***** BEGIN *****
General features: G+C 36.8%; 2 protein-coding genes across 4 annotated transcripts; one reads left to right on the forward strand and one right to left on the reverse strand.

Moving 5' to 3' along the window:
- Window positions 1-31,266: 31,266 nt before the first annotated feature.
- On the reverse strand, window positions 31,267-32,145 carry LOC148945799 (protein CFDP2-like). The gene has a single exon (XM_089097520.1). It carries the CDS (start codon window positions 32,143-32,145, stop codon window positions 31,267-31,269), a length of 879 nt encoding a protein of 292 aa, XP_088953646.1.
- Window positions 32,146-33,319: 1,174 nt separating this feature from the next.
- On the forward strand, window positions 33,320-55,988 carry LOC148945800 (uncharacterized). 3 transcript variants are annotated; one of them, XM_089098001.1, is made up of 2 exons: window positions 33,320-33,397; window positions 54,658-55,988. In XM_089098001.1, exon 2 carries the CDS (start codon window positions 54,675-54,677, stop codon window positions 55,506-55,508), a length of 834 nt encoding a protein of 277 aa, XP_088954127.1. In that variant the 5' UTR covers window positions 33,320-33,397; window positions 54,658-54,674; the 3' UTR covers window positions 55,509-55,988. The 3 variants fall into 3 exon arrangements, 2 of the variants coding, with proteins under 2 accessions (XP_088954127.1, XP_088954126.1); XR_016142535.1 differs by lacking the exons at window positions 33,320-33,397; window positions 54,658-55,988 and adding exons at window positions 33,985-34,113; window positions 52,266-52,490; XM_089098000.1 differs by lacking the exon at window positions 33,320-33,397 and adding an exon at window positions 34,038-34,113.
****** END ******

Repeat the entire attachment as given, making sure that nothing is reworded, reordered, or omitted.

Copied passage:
General features: G+C 36.8%; 2 protein-coding genes across 4 annotated transcripts; one reads left to right on the forward strand and one right to left on the reverse strand.

Moving 5' to 3' along the window:
- Window positions 1-31,266: 31,266 nt before the first annotated feature.
- On the reverse strand, window positions 31,267-32,145 carry LOC148945799 (protein CFDP2-like). The gene has a single exon (XM_089097520.1). It carries the CDS (start codon window positions 32,143-32,145, stop codon window positions 31,267-31,269), a length of 879 nt encoding a protein of 292 aa, XP_088953646.1.
- Window positions 32,146-33,319: 1,174 nt separating this feature from the next.
- On the forward strand, window positions 33,320-55,988 carry LOC148945800 (uncharacterized). 3 transcript variants are annotated; one of them, XM_089098001.1, is made up of 2 exons: window positions 33,320-33,397; window positions 54,658-55,988. In XM_089098001.1, exon 2 carries the CDS (start codon window positions 54,675-54,677, stop codon window positions 55,506-55,508), a length of 834 nt encoding a protein of 277 aa, XP_088954127.1. In that variant the 5' UTR covers window positions 33,320-33,397; window positions 54,658-54,674; the 3' UTR covers window positions 55,509-55,988. The 3 variants fall into 3 exon arrangements, 2 of the variants coding, with proteins under 2 accessions (XP_088954127.1, XP_088954126.1); XR_016142535.1 differs by lacking the exons at window positions 33,320-33,397; window positions 54,658-55,988 and adding exons at window positions 33,985-34,113; window positions 52,266-52,490; XM_089098000.1 differs by lacking the exon at window positions 33,320-33,397 and adding an exon at window positions 34,038-34,113.